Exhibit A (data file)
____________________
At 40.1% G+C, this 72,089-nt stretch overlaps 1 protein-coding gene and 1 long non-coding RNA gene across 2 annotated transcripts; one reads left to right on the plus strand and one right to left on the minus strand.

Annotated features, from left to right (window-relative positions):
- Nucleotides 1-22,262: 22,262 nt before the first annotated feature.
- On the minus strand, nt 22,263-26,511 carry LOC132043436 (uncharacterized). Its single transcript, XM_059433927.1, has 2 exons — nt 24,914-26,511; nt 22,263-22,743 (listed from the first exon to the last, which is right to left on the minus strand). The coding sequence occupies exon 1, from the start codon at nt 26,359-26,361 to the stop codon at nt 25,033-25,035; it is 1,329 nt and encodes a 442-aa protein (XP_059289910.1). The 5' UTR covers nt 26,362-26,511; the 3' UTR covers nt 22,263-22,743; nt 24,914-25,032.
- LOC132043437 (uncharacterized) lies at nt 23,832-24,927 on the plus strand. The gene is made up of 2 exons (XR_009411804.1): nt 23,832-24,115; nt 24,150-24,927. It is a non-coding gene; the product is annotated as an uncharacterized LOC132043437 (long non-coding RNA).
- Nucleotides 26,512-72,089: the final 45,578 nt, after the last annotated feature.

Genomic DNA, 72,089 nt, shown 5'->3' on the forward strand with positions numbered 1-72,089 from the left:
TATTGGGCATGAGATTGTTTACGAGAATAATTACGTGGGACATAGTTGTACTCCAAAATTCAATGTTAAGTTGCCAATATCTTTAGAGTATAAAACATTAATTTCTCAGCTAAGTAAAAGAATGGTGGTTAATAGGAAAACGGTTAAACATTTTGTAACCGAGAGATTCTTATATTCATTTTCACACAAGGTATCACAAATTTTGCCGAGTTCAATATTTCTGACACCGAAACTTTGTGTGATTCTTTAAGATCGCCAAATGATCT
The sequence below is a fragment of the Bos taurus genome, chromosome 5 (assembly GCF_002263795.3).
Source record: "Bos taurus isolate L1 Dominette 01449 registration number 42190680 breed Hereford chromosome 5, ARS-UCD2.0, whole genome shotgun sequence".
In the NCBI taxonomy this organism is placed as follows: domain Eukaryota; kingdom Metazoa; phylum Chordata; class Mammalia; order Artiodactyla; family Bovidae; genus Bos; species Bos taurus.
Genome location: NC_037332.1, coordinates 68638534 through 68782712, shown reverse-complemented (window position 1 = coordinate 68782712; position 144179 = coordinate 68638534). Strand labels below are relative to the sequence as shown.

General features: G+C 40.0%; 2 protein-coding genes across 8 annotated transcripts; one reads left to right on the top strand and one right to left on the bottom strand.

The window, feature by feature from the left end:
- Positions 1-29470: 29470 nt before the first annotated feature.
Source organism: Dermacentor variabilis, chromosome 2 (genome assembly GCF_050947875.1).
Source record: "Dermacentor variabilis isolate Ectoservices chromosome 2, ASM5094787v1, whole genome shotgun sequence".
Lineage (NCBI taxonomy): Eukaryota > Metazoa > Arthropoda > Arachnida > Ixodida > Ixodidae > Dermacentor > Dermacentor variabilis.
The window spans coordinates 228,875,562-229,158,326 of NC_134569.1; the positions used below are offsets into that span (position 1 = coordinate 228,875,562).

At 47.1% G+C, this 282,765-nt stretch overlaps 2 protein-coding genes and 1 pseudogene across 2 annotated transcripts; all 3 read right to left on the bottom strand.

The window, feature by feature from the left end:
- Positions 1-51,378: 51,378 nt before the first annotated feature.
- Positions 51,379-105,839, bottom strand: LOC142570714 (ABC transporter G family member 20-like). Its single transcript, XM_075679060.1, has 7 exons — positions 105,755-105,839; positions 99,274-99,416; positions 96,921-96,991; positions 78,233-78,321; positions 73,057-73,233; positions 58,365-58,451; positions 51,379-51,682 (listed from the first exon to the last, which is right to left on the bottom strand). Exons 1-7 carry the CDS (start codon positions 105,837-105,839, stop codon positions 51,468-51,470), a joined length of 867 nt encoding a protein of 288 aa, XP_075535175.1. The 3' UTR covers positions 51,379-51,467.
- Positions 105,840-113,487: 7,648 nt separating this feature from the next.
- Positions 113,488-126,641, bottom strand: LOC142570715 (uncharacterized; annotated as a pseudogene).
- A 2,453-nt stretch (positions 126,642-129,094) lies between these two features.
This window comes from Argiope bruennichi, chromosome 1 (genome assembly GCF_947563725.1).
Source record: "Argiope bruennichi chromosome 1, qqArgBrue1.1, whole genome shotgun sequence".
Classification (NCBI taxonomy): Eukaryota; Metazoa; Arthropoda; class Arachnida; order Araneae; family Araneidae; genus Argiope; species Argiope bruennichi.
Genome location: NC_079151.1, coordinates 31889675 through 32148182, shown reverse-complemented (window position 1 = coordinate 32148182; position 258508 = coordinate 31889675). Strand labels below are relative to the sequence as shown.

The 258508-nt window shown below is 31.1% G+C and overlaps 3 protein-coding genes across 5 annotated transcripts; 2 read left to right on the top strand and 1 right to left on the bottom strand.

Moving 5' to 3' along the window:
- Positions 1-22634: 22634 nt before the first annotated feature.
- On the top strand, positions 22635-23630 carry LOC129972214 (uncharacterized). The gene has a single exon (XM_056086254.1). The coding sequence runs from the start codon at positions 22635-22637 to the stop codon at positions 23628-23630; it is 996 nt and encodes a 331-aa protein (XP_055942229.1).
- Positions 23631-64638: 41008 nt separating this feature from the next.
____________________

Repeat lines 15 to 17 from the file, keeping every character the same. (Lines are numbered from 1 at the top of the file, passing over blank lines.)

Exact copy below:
- Positions 1-29470: 29470 nt before the first annotated feature.
Source organism: Dermacentor variabilis, chromosome 2 (genome assembly GCF_050947875.1).
Source record: "Dermacentor variabilis isolate Ectoservices chromosome 2, ASM5094787v1, whole genome shotgun sequence".